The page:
Psychology 1: How Your Perception (Really) Works | Andre Klapper, PhD | Skillshare

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Psychology 1: How Your Perception (Really) Works

teacher avatar Andre Klapper, PhD, Researcher, Neuroscientist, Psychologist

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Taught by industry leaders & working professionals
Topics include illustration, design, photography, and more

Watch this class and thousands more

Get unlimited access to every class
Taught by industry leaders & working professionals
Topics include illustration, design, photography, and more

Lessons in This Class

15 Lessons (1h 4m)
    • 1. Course outline

      1:41
    • 2. Introduction

      3:02
    • 3. Quick note: additional material

      0:33
    • 4. The visual puzzle (Section 1)

      0:50
    • 5. Parsing: what belongs to what?

      6:37
    • 6. Color: a game of light and shadows

      6:43
    • 7. Depth: enter the third dimension (part 1)

      5:24
    • 8. Depth: enter the third dimension (part 2)

      3:50
    • 9. Size: a story of giants and dwarfs

      4:42
    • 10. Form: it's never what it looks like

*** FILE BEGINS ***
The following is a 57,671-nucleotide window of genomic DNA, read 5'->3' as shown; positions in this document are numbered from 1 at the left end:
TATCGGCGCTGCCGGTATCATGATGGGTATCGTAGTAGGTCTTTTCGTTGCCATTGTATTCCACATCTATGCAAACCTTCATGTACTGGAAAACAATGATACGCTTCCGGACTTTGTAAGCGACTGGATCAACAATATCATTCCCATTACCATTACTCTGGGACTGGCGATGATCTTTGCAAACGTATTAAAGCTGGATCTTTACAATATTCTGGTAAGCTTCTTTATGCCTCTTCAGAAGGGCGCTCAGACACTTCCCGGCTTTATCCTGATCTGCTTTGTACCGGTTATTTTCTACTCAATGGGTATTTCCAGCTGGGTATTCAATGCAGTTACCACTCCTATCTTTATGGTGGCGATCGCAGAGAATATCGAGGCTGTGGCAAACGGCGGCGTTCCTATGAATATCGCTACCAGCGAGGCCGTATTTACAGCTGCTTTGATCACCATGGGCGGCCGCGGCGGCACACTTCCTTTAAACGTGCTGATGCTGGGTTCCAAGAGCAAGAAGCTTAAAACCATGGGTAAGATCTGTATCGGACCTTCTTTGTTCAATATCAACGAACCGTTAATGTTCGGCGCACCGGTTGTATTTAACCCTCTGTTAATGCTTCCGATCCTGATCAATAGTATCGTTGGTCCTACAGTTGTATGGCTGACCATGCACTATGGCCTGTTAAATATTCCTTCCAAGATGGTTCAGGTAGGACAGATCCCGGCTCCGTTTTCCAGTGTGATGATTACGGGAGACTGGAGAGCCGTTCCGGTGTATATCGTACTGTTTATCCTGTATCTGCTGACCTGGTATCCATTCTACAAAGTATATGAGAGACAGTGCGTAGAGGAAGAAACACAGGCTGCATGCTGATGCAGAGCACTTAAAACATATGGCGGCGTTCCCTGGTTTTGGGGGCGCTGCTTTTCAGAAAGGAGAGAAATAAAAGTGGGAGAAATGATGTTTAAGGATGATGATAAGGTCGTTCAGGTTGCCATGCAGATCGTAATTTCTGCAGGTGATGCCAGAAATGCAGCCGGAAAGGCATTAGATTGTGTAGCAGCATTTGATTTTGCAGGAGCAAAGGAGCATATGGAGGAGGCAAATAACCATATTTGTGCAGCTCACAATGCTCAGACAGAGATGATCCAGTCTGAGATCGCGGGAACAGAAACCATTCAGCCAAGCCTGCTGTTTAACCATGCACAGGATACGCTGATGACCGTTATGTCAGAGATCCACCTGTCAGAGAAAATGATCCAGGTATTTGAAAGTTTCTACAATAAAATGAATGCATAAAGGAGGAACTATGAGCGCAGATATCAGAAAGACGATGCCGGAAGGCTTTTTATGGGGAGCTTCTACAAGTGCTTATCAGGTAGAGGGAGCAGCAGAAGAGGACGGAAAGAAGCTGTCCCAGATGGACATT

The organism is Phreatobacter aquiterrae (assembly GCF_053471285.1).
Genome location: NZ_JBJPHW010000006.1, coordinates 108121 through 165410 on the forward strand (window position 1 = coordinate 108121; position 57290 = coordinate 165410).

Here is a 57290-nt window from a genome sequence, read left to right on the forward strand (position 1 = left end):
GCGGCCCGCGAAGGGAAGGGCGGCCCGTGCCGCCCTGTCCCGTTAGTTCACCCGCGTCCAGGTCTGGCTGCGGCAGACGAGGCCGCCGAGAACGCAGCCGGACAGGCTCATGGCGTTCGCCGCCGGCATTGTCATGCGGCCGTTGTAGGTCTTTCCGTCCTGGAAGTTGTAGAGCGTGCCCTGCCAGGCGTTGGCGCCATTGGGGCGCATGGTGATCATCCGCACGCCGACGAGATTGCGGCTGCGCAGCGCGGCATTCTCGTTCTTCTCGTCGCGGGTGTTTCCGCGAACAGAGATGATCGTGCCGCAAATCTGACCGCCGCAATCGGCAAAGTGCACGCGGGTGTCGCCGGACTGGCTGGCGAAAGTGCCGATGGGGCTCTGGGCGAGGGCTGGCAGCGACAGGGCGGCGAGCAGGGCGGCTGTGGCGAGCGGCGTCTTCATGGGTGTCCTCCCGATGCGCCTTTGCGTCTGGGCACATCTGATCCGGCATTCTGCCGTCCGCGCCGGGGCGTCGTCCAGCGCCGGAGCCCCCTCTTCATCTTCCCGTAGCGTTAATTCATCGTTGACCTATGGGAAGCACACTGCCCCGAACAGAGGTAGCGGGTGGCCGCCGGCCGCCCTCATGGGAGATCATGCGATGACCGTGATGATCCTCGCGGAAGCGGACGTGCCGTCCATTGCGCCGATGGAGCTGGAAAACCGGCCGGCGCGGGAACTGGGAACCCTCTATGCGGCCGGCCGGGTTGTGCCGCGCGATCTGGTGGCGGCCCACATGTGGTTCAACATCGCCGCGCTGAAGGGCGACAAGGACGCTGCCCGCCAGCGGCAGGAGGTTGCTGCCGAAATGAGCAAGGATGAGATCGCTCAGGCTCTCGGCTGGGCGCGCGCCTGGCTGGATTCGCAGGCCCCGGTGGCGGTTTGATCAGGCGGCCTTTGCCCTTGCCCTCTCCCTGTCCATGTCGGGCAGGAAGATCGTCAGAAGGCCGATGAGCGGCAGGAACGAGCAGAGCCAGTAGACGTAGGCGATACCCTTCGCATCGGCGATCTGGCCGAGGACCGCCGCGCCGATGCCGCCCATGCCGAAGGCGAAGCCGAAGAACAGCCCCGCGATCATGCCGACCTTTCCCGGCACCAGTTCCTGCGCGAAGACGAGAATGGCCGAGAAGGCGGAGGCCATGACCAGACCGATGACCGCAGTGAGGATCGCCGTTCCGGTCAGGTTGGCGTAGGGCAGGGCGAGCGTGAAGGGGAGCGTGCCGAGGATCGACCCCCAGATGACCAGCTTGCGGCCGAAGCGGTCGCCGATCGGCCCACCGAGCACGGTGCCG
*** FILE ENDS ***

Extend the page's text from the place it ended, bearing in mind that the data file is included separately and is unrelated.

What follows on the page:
4:26
    • 11. The visual system (Section 2)

      0:35
    • 12. Conscious and unconscious perception

      8:46
    • 13. From perception to memory

      4:45
    • 14. The perception-memory loop

      6:30
    • 15. The bigger picture

      5:20
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About This Class

What we see is not the same as what our eyes see.

At every moment, our brain is secretly editing what we see without us noticing it.

This course will uncover how your brain is editing what you see and how you can make this visible. 

Learn how your perception really works and experience directly how your brain is constantly manipulating what you see.

What you will learn in this course

First, you will see how exactly where your brain is fooling you. Specifically, you will learn…

  • How your brain puzzles the pieces that your eyes see together

  • Why the colors we see are not the true colors

  • How our brain makes us think that we see in 3D although we definitely don’t

  • Why our eyes cannot see how big something is and how our brain hides this

  • How our brain edits the form of objects in our eyes

Then you will learn what processes are hidden in our brain…

  • Conscious and unconscious perception

  • How perception and memory work together to construct your reality